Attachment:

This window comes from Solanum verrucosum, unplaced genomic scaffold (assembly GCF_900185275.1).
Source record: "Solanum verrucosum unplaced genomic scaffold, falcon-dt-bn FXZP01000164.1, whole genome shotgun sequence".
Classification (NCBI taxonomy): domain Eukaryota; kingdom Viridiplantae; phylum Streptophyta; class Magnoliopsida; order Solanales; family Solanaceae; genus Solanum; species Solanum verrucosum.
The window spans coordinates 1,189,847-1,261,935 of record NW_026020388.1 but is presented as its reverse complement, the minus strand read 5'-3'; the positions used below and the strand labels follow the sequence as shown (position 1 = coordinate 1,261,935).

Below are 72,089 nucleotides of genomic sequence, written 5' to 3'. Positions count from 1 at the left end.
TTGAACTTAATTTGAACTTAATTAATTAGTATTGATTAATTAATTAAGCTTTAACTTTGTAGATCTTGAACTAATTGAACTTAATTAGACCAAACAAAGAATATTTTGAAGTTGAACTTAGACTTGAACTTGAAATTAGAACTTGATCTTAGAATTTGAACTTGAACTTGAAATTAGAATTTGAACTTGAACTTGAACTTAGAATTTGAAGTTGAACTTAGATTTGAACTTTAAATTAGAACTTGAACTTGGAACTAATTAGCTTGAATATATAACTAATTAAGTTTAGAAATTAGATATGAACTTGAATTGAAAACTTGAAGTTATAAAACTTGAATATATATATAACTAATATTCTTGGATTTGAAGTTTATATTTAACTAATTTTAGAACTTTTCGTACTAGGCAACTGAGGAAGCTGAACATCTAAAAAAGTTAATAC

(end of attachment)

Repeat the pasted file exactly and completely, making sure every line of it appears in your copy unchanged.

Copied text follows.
This window comes from Solanum verrucosum, unplaced genomic scaffold (assembly GCF_900185275.1).
Source record: "Solanum verrucosum unplaced genomic scaffold, falcon-dt-bn FXZP01000164.1, whole genome shotgun sequence".
Classification (NCBI taxonomy): domain Eukaryota; kingdom Viridiplantae; phylum Streptophyta; class Magnoliopsida; order Solanales; family Solanaceae; genus Solanum; species Solanum verrucosum.
The window spans coordinates 1,189,847-1,261,935 of record NW_026020388.1 but is presented as its reverse complement, the minus strand read 5'-3'; the positions used below and the strand labels follow the sequence as shown (position 1 = coordinate 1,261,935).

Below are 72,089 nucleotides of genomic sequence, written 5' to 3'. Positions count from 1 at the left end.
TTGAACTTAATTTGAACTTAATTAATTAGTATTGATTAATTAATTAAGCTTTAACTTTGTAGATCTTGAACTAATTGAACTTAATTAGACCAAACAAAGAATATTTTGAAGTTGAACTTAGACTTGAACTTGAAATTAGAACTTGATCTTAGAATTTGAACTTGAACTTGAAATTAGAATTTGAACTTGAACTTGAACTTAGAATTTGAAGTTGAACTTAGATTTGAACTTTAAATTAGAACTTGAACTTGGAACTAATTAGCTTGAATATATAACTAATTAAGTTTAGAAATTAGATATGAACTTGAATTGAAAACTTGAAGTTATAAAACTTGAATATATATATAACTAATATTCTTGGATTTGAAGTTTATATTTAACTAATTTTAGAACTTTTCGTACTAGGCAACTGAGGAAGCTGAACATCTAAAAAAGTTAATAC